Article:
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Jump Bug

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Jump Bug
North American arcade flyer
Developer(s)Hoei Corporation
Alpha Denshi
Platform(s)Arcade, Arcadia 2001, PC-98
Genre(s)Scrolling shooter, platform
Mode(s)1-2 players, alternating
Arcade systemNamco Galaxian

Jump Bug[a] is a 1981 scrolling shooter platform game developed by Alpha Denshi under contract for Hoei Corporation.[4] It was distributed in arcades by Sega in Japan and Europe, and by Rock-Ola in North America.[1] The player controls a bouncing Volkswagen-esque car in a forced scrolling world. The car can eliminate enemies by shooting them and collect money bags by landing on them. The world is divided into several separately themed areas which are seamlessly connected. Jump Bug was ported to the Arcadia 2001, Leisure Vision, and PC-98 home systems.

Jump Bug is one of the earliest forced scrolling horizontal shooters, following in the wake of Scramble and Super Cobra from earlier in 1981. It is the first game in the nascent platform game genre to include horizontal and, in one segment, vertical scrolling. It uses a limited form of parallax scrolling, with the main scene scrolling while starry night sky is fixed and clouds move slowly, adding depth to the scenery. This was a year before Moon Patrol (1982), with its three moving layers.[5]


The player controls a constantly bouncing car, which resembles a Volkswagen Beetle (or "bug"), driving through a city, mountains, pyramid, and underwater. The height of the jump and speed of a fall are controlled with the joystick. The player can shoot various enemies that appear. Points are gained by collecting treasure, killing enemies, and jumping on clouds.[6] Each treasure collected adds to a meter; an extra life the first time it is filled.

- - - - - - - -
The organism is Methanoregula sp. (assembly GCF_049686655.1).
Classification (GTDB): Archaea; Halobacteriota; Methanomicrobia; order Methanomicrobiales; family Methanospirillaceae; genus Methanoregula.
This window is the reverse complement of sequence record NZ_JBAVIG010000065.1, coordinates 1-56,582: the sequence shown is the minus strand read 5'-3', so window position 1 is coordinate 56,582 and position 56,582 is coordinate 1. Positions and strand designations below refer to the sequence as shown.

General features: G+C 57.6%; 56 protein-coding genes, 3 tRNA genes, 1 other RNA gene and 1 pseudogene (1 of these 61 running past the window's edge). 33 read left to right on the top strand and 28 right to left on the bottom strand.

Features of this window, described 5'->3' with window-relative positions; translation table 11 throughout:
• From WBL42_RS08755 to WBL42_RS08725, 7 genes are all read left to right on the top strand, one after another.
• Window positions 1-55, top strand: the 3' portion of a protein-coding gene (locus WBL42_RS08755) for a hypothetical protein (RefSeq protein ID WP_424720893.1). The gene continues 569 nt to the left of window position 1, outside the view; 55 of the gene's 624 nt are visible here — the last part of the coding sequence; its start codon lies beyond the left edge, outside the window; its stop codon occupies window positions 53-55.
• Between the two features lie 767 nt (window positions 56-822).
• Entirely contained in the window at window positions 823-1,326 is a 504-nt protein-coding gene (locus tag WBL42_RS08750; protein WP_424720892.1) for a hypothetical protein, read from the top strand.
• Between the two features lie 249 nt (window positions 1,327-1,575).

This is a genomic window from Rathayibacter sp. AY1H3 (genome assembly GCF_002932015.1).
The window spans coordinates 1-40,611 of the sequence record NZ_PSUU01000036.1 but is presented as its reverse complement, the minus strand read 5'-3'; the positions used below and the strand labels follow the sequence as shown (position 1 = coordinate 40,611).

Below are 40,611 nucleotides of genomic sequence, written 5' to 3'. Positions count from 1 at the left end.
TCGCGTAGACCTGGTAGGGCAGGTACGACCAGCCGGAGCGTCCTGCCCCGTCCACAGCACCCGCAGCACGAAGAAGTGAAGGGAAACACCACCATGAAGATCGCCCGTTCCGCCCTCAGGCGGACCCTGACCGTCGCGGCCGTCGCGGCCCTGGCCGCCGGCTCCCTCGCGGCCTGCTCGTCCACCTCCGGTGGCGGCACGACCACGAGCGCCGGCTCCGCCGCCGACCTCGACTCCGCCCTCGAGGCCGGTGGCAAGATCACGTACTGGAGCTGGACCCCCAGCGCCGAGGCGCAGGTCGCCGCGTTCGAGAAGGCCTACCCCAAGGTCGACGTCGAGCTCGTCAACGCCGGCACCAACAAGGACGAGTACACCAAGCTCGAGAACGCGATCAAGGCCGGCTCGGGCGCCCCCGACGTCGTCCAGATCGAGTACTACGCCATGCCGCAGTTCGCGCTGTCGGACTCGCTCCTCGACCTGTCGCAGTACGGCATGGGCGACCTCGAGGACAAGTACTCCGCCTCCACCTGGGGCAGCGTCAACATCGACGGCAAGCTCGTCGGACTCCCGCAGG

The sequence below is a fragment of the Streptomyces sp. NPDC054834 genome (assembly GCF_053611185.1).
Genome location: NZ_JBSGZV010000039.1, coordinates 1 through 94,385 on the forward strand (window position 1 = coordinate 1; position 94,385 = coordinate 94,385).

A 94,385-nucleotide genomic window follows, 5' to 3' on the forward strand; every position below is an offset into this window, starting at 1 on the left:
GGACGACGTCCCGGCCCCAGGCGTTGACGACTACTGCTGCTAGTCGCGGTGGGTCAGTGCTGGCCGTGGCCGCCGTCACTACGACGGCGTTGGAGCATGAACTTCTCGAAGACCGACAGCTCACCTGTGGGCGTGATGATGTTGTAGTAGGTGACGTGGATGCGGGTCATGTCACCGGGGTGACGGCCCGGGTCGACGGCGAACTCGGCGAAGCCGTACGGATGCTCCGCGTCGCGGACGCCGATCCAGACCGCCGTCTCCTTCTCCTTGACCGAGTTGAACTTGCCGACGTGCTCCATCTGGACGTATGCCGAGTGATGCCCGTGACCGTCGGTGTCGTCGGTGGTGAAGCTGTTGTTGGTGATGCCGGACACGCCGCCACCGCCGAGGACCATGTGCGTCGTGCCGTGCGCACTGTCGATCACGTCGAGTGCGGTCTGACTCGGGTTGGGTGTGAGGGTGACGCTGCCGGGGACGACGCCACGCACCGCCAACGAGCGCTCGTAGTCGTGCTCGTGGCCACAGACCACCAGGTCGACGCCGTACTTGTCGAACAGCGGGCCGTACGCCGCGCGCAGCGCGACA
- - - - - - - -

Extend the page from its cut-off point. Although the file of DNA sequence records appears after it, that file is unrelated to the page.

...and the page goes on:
The game smoothly scrolls as the player's car moves to the right, but in the pyramid segment the game also scrolls vertically in a coarser manner. Here the player is able to move in any direction, including to the left, while looking for the exit.


In Japan, Jump Bug was tied with Scramble and Space Panic as the 14th highest-grossing 1981.[7]


  1. ^ Japanese: ジャンプバグ, Hepburn: Janpu Bagu


  1. ^ a b c "Overseas Readers Column - Hoei Grants "Jump Bug" —Rock-Ola for U.S.A. and Sega for Other Areas—" (PDF). Game Machine. No. 179. Amusement Press, Inc. 15 December 1981. p. 30.
  2. ^ Akagi, Masumi (13 October 2006). アーケードTVゲームリスト国内•海外編(1971-2005) (in Japanese) (First ed.). Japan: Amusement News Agency. ISBN 978-4990251215. Retrieved 16 August 2019.
  3. ^ "Jump Bug Advert (Japanese, new Sega coin-ops, 3rd page from left, bottom left)". Game Machine Magazine 1st. Jan. '82. Amusement Press Inc., Osaka, Japan. January 1982. Retrieved 12 October 2022.
  4. ^ "ジャンプバグ レトロゲームしま専科". Archived from the original on 2008-02-11. Retrieved 2008-06-18.
  5. ^ Uduslivii, Igor (26 December 2013). iPhone Game Blueprints. Packt Publishing Ltd. p. 339. ISBN 978-1-84969-027-0.
  6. ^ Jump Bug at the Killer List of Videogames
  7. ^ ""Donkey Kong" No.1 Of '81 — Game Machine's Survey Of "The Year's Best Three AM Machines" —" (PDF). Game Machine. No. 182. Amusement Press, Inc. 15 February 1982. p. 30.

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